GUEST POST: Coping privately while living publicly

In recent weeks, I have been  featuring a series of guest posts about depression, anxiety and other mental illnesses. My hope is to convey how many people face these challenges by providing a platform for others to share their stories. Today’s post is by Blake Ells, a writer, radio man, rock ‘n’ roll fan and publicist based in Birmingham, Ala. Learn more about him at blakeells.com or follow him on Twitter @blakeells. 
Should I write this? Should I not? The only thing that prevents me from sharing my story is that you’ve probably heard it. Having begun radio at 17 and being quickly propelled to eight-hour daily shifts on one of the largest sports radio stations in the country by the age of 22, I’ve never had much of a private life.

When I came home on July 1, 2008, and found half my things gone with no explanation, it was paralyzing. I didn’t eat for about 36 hours, but I still had to go to work, be on air, try to tell jokes. One of our co-hosts was on vacation that week, and I was having to fill that role. The starvation nearly made me pass out on air, and I was told I had to get someone to run the board long enough for me to go force something in my stomach. Coping with my wife leaving me was debilitating.

I lost 60 pounds over the next six weeks. I left my house to go to work daily, and I came straight home, daily. The first time I tried to leave for another reason, I had a panic attack that literally brought me to my knees.

I saw a doctor, but only with the intent of finally trying to solve a lifelong reflux disorder (which I still have). As I sat in the office, I saw a poster on the wall that listed ways to self-diagnose depression. “Not sleeping? Not eating?” Yeah. Yeah. All of those. So I told him, and he said, “I’m not particularly worried about your weird reflux thing because you’ve lived with that your entire life. I’m worried about your crippling depression.”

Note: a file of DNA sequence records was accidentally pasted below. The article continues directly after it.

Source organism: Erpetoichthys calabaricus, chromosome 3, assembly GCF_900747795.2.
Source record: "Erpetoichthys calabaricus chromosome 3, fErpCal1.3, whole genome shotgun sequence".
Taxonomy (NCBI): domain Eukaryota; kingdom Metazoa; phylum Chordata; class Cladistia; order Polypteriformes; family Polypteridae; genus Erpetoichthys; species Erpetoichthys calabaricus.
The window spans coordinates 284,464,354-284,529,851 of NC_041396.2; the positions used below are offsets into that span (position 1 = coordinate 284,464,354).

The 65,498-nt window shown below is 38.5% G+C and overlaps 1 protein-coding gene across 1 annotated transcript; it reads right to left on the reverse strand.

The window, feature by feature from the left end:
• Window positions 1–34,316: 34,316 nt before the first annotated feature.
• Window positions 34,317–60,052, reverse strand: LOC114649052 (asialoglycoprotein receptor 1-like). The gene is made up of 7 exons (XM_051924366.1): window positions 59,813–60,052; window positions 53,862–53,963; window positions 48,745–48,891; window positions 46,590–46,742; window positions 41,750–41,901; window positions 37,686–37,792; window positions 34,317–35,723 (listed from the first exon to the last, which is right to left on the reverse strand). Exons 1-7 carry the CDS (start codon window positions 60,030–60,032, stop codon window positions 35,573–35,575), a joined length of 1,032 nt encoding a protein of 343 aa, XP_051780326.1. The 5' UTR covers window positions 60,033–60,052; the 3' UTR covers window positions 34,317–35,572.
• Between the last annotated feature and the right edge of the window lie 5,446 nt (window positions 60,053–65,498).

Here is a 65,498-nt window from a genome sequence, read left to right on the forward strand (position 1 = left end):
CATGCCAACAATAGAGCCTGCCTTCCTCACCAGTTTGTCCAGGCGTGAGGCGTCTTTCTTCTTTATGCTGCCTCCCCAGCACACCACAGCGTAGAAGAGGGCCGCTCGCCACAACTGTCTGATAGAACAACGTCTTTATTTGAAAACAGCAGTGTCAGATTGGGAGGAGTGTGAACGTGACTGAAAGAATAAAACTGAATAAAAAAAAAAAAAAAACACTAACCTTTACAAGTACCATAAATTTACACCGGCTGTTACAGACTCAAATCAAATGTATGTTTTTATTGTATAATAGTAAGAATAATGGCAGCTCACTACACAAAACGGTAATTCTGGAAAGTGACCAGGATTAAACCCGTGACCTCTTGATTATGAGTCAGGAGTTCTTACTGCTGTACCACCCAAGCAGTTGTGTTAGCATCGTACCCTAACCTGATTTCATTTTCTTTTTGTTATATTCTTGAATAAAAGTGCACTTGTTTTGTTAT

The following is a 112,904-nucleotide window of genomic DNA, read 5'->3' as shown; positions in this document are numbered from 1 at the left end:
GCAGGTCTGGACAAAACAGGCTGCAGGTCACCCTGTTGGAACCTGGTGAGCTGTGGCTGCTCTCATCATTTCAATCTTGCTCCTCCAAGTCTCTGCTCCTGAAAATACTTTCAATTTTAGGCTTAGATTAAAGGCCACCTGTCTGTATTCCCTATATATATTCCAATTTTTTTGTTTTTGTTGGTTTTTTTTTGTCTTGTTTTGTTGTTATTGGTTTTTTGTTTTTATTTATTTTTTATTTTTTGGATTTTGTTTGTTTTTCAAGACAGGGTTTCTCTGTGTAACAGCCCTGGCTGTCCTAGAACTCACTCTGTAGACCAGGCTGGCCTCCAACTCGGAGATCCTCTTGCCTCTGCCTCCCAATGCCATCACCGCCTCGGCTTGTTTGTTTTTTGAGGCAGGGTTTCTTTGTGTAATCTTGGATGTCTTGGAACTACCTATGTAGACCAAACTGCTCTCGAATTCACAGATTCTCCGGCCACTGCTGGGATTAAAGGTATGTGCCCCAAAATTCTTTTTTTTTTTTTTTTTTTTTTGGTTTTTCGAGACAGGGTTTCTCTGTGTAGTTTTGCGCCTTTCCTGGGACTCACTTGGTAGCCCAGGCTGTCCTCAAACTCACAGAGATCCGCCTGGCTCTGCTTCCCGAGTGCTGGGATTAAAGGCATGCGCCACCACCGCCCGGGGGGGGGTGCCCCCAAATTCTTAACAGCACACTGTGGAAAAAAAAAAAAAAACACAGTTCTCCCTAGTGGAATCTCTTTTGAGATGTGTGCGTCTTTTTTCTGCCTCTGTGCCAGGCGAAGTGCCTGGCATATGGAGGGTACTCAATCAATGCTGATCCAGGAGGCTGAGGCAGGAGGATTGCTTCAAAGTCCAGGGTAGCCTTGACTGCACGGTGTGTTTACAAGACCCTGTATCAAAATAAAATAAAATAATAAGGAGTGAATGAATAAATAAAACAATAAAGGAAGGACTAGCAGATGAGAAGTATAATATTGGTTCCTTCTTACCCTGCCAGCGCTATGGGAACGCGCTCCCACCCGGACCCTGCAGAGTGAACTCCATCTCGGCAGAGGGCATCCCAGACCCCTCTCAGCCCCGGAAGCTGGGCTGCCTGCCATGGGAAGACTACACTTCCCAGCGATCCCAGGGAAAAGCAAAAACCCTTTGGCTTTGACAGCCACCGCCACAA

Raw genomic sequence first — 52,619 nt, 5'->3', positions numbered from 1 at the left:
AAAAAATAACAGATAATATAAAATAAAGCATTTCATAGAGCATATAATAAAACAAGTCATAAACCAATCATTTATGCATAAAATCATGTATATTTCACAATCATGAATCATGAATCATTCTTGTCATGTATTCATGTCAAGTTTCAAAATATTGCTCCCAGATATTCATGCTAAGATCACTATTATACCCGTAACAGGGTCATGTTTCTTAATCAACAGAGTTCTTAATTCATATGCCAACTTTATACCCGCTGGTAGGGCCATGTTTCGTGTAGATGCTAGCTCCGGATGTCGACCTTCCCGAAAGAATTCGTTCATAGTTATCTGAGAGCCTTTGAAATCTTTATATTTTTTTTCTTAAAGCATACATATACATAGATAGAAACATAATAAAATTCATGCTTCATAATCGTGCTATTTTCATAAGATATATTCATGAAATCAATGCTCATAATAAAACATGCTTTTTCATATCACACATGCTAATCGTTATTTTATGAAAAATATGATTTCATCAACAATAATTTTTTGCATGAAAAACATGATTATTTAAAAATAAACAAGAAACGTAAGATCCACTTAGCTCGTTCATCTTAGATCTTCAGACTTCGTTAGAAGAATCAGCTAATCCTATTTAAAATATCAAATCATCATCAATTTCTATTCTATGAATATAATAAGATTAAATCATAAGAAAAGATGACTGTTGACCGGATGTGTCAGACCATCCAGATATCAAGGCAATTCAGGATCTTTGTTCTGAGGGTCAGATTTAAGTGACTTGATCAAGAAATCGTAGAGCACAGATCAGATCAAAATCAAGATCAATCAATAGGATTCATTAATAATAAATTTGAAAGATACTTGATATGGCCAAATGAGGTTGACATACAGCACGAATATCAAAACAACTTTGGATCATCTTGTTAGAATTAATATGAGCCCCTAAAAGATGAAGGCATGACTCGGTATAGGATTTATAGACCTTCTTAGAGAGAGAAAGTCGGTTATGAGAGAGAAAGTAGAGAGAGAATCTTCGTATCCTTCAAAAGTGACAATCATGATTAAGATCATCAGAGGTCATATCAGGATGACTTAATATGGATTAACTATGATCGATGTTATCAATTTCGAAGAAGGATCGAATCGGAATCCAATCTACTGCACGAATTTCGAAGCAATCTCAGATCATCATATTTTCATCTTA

Over the next two years or so, I’d unravel the mystery of why I lost half of my silverware, I’d lose what I thought was my dream job and I’d have my house hit by the April 27, 2011, tornado. I stopped taking the pills (I was on Lexapro) because I was having to take on so many part-time jobs and side hustles to pay the bills I had been abandoned with that I couldn’t even stop to notice anything irregular about my own well-being. So no, I’ve probably not ever really recovered. But I’ve learned how to cope with it now on my own, and it’s not as frightening.

In a lot of ways, I was also hesitant to share this because at its core, it isn’t quite as dramatic of a personal triumph as some others. But the story is my own. Being surrounded by people and knowing that you’re able to entertain folks doesn’t mean you can’t feel alone. I still do. Often.

Would you be willing to share your experience with depression, anxiety, suicidal thoughts or other mental-health illness? Email me at cjATcarlajeanwhitleyDOTcom. I’d love to share your experience as a guest post.

Leave a Comment

Filed under Insecurity

Leave a Reply

Your email address will not be published. Required fields are marked *